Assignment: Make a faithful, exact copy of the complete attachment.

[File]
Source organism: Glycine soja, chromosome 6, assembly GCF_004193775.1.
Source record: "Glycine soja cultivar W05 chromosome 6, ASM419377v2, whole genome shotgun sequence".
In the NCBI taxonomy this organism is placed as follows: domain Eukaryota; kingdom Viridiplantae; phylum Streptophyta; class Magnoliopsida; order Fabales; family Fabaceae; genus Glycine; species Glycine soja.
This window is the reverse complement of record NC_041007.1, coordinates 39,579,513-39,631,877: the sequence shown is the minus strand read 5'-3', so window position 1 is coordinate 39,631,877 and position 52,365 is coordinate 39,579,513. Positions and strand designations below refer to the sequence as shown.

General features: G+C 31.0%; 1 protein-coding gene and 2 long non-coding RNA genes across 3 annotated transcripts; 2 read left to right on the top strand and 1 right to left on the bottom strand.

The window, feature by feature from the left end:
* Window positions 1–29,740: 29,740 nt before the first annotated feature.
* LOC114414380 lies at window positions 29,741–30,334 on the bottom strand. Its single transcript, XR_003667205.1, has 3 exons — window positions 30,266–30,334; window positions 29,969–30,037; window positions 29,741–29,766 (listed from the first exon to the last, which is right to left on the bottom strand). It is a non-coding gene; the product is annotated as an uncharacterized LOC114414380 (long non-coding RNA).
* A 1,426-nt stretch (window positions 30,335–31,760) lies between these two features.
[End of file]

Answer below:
Source organism: Glycine soja, chromosome 6, assembly GCF_004193775.1.
Source record: "Glycine soja cultivar W05 chromosome 6, ASM419377v2, whole genome shotgun sequence".
In the NCBI taxonomy this organism is placed as follows: domain Eukaryota; kingdom Viridiplantae; phylum Streptophyta; class Magnoliopsida; order Fabales; family Fabaceae; genus Glycine; species Glycine soja.
This window is the reverse complement of record NC_041007.1, coordinates 39,579,513-39,631,877: the sequence shown is the minus strand read 5'-3', so window position 1 is coordinate 39,631,877 and position 52,365 is coordinate 39,579,513. Positions and strand designations below refer to the sequence as shown.

General features: G+C 31.0%; 1 protein-coding gene and 2 long non-coding RNA genes across 3 annotated transcripts; 2 read left to right on the top strand and 1 right to left on the bottom strand.

The window, feature by feature from the left end:
* Window positions 1–29,740: 29,740 nt before the first annotated feature.
* LOC114414380 lies at window positions 29,741–30,334 on the bottom strand. Its single transcript, XR_003667205.1, has 3 exons — window positions 30,266–30,334; window positions 29,969–30,037; window positions 29,741–29,766 (listed from the first exon to the last, which is right to left on the bottom strand). It is a non-coding gene; the product is annotated as an uncharacterized LOC114414380 (long non-coding RNA).
* A 1,426-nt stretch (window positions 30,335–31,760) lies between these two features.